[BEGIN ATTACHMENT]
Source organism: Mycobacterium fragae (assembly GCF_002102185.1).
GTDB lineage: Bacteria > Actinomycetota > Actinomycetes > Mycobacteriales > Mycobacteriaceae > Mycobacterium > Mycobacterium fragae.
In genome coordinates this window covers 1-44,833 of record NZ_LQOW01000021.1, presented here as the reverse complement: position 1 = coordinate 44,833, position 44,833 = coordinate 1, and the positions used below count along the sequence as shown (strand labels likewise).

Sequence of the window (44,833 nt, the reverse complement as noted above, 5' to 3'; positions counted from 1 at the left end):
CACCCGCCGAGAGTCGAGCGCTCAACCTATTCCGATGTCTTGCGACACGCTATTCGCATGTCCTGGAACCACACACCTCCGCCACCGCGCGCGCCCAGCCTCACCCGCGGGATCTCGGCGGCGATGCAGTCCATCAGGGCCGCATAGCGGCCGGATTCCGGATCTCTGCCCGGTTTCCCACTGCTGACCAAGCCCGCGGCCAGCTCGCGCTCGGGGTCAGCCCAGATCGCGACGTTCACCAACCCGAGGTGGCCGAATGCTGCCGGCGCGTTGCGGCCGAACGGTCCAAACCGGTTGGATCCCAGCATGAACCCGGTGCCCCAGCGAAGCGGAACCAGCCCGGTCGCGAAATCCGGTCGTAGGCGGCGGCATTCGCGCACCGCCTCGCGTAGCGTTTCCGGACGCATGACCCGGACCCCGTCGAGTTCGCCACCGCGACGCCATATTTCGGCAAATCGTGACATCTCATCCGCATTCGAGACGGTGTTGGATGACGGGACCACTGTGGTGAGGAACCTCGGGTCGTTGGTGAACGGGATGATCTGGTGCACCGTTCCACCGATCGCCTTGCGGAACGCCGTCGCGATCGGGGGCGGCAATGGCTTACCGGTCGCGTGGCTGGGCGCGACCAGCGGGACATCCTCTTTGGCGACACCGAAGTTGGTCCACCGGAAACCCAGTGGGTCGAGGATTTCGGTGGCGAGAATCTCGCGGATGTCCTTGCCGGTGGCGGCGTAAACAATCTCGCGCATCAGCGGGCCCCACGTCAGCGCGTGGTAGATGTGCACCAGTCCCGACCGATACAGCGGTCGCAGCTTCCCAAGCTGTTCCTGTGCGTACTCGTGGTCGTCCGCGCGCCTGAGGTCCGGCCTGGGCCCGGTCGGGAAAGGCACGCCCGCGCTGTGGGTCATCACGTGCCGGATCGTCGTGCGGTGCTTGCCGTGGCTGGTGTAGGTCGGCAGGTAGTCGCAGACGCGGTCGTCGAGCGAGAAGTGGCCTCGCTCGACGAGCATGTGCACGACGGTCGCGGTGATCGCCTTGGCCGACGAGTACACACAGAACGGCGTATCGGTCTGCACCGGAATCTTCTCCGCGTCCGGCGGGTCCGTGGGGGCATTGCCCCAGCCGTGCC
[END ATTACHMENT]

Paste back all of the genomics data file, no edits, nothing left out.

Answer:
Source organism: Mycobacterium fragae (assembly GCF_002102185.1).
GTDB lineage: Bacteria > Actinomycetota > Actinomycetes > Mycobacteriales > Mycobacteriaceae > Mycobacterium > Mycobacterium fragae.
In genome coordinates this window covers 1-44,833 of record NZ_LQOW01000021.1, presented here as the reverse complement: position 1 = coordinate 44,833, position 44,833 = coordinate 1, and the positions used below count along the sequence as shown (strand labels likewise).

Sequence of the window (44,833 nt, the reverse complement as noted above, 5' to 3'; positions counted from 1 at the left end):
CACCCGCCGAGAGTCGAGCGCTCAACCTATTCCGATGTCTTGCGACACGCTATTCGCATGTCCTGGAACCACACACCTCCGCCACCGCGCGCGCCCAGCCTCACCCGCGGGATCTCGGCGGCGATGCAGTCCATCAGGGCCGCATAGCGGCCGGATTCCGGATCTCTGCCCGGTTTCCCACTGCTGACCAAGCCCGCGGCCAGCTCGCGCTCGGGGTCAGCCCAGATCGCGACGTTCACCAACCCGAGGTGGCCGAATGCTGCCGGCGCGTTGCGGCCGAACGGTCCAAACCGGTTGGATCCCAGCATGAACCCGGTGCCCCAGCGAAGCGGAACCAGCCCGGTCGCGAAATCCGGTCGTAGGCGGCGGCATTCGCGCACCGCCTCGCGTAGCGTTTCCGGACGCATGACCCGGACCCCGTCGAGTTCGCCACCGCGACGCCATATTTCGGCAAATCGTGACATCTCATCCGCATTCGAGACGGTGTTGGATGACGGGACCACTGTGGTGAGGAACCTCGGGTCGTTGGTGAACGGGATGATCTGGTGCACCGTTCCACCGATCGCCTTGCGGAACGCCGTCGCGATCGGGGGCGGCAATGGCTTACCGGTCGCGTGGCTGGGCGCGACCAGCGGGACATCCTCTTTGGCGACACCGAAGTTGGTCCACCGGAAACCCAGTGGGTCGAGGATTTCGGTGGCGAGAATCTCGCGGATGTCCTTGCCGGTGGCGGCGTAAACAATCTCGCGCATCAGCGGGCCCCACGTCAGCGCGTGGTAGATGTGCACCAGTCCCGACCGATACAGCGGTCGCAGCTTCCCAAGCTGTTCCTGTGCGTACTCGTGGTCGTCCGCGCGCCTGAGGTCCGGCCTGGGCCCGGTCGGGAAAGGCACGCCCGCGCTGTGGGTCATCACGTGCCGGATCGTCGTGCGGTGCTTGCCGTGGCTGGTGTAGGTCGGCAGGTAGTCGCAGACGCGGTCGTCGAGCGAGAAGTGGCCTCGCTCGACGAGCATGTGCACGACGGTCGCGGTGATCGCCTTGGCCGACGAGTACACACAGAACGGCGTATCGGTCTGCACCGGAATCTTCTCCGCGTCCGGCGGGTCCGTGGGGGCATTGCCCCAGCCGTGCC